Today I’m recovering from HK on J (Historic Thousands on Jones Street), a march to the North Carolina statehouse where 5000+ people rallied for change, specifically around the 14 Point People’s Agenda. My face is embarrassingly sunburnt to the crisp and for some reason all swollen—to the point that one eye won’t open—but I’ve learned to go better prepared next time.
I want to say that it was the most empowering event I’ve been to in a long time. It definitely was powerful (and cool to meet and be around people, like running into Y!). Still, I’ve never felt more invisible in my life and being invisible is draining (I slept 16 hours afterwards and I normally sleep 5-7). Although representing the “people”, there was no mention of my community— unless you count us as diseases under the healthcare point. The location, though historic, was completely inaccessible and while people had to stand on the hillsides because of a lack of seating, the 15-chair row around me and my friends were empty. When people were passing out pamphlets or asking for support, it was like there was a wall around where we were sitting– time after time they’d do every row until they reached ours and then without eye contact, would quickly scurry away. Are disabled people really all that scary?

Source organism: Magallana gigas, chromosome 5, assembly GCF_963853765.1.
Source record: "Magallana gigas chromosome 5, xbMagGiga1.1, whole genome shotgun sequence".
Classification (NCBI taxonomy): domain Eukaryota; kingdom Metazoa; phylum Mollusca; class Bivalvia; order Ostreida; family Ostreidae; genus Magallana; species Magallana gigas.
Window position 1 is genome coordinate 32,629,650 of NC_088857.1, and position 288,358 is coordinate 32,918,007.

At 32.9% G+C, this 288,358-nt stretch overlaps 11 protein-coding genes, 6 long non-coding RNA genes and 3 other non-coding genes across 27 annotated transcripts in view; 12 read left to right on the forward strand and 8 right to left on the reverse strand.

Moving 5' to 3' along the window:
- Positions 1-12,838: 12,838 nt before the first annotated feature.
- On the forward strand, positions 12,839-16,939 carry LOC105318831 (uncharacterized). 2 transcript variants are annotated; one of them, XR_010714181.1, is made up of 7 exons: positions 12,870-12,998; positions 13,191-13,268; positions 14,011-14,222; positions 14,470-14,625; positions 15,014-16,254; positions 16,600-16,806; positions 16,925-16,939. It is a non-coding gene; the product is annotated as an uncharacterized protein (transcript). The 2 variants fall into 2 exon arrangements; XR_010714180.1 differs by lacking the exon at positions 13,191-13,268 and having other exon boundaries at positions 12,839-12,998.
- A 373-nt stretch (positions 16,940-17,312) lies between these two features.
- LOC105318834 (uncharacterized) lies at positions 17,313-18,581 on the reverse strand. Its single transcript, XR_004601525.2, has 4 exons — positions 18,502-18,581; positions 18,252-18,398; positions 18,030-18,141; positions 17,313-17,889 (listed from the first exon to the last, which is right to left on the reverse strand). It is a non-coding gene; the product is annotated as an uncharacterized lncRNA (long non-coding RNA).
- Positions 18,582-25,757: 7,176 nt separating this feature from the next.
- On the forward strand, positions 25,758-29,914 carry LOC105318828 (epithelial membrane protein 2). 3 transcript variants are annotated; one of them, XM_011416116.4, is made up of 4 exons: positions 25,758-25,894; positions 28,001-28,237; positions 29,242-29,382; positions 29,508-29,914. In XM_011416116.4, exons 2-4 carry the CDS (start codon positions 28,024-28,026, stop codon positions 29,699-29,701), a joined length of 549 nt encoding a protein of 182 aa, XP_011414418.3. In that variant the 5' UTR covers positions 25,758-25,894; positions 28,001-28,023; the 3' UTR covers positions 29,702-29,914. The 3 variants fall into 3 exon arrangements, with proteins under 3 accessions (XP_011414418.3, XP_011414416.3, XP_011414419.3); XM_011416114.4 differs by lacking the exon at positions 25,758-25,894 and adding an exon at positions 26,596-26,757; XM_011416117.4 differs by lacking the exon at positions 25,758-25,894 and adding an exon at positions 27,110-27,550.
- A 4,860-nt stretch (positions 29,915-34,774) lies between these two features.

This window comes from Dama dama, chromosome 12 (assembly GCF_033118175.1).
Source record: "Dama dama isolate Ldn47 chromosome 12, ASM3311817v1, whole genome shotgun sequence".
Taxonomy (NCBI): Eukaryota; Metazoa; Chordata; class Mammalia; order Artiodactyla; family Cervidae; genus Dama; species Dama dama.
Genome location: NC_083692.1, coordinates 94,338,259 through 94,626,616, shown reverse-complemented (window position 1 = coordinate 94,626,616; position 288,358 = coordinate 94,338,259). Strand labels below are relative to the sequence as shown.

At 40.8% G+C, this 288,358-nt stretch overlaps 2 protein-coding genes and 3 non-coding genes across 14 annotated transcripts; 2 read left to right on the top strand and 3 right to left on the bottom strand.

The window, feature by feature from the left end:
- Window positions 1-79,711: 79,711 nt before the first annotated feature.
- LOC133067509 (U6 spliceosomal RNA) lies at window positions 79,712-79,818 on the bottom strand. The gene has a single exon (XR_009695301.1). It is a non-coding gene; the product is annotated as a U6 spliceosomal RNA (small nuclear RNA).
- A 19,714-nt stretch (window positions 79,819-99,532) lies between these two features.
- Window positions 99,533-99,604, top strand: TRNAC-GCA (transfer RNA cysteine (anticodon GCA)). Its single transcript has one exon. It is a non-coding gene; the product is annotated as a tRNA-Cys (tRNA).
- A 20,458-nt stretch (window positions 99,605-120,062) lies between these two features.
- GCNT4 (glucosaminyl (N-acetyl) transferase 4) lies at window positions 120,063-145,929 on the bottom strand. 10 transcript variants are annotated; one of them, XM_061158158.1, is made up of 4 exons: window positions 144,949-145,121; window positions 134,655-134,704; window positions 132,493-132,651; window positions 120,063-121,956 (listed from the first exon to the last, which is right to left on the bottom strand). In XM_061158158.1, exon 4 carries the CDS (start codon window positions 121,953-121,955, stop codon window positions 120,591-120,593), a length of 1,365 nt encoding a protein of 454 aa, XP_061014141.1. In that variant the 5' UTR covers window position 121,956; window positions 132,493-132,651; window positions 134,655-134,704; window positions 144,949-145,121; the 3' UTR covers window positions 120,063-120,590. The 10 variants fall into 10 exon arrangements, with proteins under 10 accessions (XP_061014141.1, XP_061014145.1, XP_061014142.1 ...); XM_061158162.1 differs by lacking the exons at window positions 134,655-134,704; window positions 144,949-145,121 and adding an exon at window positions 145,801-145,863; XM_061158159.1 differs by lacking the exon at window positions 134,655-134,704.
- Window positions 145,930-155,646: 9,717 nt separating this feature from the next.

Maybe part of the problem was that my community wasn’t present. Though we get disability issues, we don’t talk a lot about other issues, like worker’s rights, immigration, and racism (at least in my state). And with 75 sponsoring organizations of HK on J, none were disability organizations. Where were we?
I’m not sure if me wanting to see disability on the table is actually me being a sucky ally and not being able to centralize other communities. There is a very good chance of that. Maybe I have to understand that communities have different concepts of disability and respect that. I need to remember the word disability is often subconsciously seen as white because of how it’s been represented in the media— the white privileged male manual chair user,—representation of disabled people of color within our movement and how the definition of disability changes with communities. Still, it would have been nice to have recognition that our human rights are violated every day and that we are a community.
A few friends and I are going to get an appointment with the organizers so we’ll see, it might be better next year. Still, I had to write it here because I need some kind of record that HK on J wasn’t all that I had hoped because in a few weeks my mind will probably revert to glorifying this event in the way I wish I could right now. I needed it that much.